One of my favorite stories as a little kid was The Little Engine That Could. I was not very big for my age, nor fast, agile or tough. But I was persistent. If something interested me, I’d drive my parents crazy until we went to the library so I could read up on the subject. I was probably the foremost 6-year-old expert on Jacques Cousteau. Yeah, I was weird like that. Still am, to some extent, but most writers love research, so I know I’m not alone.
What drew me to the Little Engine was the fact that he wasn’t the biggest or the fastest but, even when he got teased, he stayed on course despite the perceived adversity. In the end, what did he do? He pulled those carts up the mountain when no one else could.
Writing, as a journey, is a lot like the Little Engine’s trip up the mountain. It’s hard work. Brain strain, writer’s cramp, writer’s block, piles of unwashed laundry, deleted words, blunt critique–all of it comes with the territory. Add in everyday concerns like paying the bills, taking care of your home and being there for your family, and it’s tough to keep going sometimes. That mountain looks like Everest from the bottom and seems to grow even as you climb. Two steps forward, one step back.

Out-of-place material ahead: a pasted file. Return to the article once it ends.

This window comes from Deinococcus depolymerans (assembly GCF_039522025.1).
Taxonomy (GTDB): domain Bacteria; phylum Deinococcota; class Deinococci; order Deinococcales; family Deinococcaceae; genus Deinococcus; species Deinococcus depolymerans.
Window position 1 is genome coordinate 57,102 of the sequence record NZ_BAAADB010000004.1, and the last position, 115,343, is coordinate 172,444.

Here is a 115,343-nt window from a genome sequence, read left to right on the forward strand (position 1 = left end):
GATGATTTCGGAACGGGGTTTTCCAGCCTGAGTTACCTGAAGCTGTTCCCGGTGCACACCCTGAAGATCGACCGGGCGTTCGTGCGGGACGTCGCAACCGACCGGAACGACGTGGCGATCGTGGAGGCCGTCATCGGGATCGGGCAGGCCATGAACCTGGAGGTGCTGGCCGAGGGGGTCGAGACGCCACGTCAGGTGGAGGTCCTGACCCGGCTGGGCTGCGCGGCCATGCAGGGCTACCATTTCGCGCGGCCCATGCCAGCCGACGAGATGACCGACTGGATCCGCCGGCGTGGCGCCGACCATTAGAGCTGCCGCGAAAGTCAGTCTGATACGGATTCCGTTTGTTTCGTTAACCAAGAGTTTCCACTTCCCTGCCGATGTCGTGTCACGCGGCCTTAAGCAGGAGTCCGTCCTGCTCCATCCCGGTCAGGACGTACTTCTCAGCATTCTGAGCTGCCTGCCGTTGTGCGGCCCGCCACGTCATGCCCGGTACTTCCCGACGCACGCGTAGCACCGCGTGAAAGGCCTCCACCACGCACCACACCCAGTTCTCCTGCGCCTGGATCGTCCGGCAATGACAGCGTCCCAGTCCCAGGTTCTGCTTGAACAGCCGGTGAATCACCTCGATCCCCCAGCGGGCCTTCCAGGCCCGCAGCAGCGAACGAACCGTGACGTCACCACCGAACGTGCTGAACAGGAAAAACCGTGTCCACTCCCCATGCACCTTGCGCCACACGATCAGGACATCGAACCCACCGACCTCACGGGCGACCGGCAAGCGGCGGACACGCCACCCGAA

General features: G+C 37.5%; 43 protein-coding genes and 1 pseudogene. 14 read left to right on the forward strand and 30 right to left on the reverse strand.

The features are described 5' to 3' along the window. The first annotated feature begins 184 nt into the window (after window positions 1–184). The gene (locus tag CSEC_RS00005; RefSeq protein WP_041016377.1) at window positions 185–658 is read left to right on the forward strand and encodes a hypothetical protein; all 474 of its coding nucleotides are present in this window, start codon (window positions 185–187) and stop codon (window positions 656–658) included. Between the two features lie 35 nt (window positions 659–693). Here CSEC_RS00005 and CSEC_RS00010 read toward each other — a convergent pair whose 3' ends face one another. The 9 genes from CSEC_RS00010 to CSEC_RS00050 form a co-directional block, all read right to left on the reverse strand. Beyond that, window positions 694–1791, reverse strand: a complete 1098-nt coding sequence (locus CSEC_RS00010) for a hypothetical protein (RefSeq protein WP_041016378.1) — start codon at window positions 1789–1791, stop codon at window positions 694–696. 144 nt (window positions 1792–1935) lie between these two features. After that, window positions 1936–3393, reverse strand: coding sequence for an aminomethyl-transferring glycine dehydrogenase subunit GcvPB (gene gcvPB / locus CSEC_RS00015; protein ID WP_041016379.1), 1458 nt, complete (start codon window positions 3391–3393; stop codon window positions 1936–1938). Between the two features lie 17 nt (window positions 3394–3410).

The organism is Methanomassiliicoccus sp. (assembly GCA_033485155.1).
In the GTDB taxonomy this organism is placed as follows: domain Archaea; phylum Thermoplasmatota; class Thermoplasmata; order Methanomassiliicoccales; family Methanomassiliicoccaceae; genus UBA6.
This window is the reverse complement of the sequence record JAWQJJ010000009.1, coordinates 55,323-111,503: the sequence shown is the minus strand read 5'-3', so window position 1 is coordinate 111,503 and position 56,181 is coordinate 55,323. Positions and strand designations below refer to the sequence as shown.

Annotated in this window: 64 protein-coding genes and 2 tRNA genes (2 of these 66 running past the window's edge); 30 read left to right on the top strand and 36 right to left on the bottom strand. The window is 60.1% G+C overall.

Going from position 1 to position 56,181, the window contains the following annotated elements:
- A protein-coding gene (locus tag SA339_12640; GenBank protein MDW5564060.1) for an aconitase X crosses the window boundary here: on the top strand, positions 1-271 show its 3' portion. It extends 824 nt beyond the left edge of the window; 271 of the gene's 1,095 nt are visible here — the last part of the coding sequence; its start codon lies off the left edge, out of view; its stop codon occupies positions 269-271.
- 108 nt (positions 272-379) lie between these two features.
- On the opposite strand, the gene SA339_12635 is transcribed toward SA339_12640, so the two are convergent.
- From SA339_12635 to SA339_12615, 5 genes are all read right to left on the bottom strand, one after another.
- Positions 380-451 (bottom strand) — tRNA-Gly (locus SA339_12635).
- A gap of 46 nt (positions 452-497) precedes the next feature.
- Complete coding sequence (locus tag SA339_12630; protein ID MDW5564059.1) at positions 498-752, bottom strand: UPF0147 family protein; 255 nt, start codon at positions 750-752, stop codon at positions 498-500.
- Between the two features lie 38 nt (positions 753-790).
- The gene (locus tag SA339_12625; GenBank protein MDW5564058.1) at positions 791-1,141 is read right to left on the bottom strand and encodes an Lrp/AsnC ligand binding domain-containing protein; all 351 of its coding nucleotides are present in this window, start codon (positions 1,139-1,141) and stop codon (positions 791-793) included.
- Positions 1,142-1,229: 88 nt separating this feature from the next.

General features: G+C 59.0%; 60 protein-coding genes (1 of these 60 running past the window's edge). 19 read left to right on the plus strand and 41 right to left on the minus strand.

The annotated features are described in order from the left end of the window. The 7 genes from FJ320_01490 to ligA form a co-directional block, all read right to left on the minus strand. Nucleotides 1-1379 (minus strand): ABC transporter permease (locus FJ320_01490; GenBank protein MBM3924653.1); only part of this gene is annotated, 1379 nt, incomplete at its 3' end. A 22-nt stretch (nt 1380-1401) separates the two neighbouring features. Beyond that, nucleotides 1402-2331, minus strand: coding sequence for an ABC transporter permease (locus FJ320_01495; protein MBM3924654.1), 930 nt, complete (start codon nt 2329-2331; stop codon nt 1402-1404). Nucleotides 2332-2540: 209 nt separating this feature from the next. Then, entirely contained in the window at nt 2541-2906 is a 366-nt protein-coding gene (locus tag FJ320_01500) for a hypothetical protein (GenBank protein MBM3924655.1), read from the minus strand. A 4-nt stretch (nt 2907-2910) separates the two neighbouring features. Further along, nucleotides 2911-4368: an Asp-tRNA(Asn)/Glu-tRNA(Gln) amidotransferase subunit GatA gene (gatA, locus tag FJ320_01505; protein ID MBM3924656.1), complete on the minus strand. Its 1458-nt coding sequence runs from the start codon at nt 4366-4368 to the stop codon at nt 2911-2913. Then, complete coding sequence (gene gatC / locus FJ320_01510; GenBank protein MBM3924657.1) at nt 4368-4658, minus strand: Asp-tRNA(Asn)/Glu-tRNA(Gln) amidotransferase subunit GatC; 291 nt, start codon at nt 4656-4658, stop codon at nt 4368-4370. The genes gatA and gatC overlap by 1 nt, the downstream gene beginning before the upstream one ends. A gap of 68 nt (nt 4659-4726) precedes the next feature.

That’s where the Little Engine’s mentality has to kick in, except I’d take it a step further. Not “I think I can,” but “I know I can, and I will!” Expect failure, and that’s what you’ll get. So why not expect to succeed? Tell yourself, “It’s hard, it’s killing my mind, it hurts my heart, but when I’m finished, by God, it’ll be AWESOME!”
Take it in small pieces. Think of that mountain as a series of short hills. Climb a bit, then rest. Set your climbing pins. Tie in. Then get ready to climb the next part. In the end, you’ll look back at your finished “mountain” and I say, “I did that!”
And it’s AWESOME!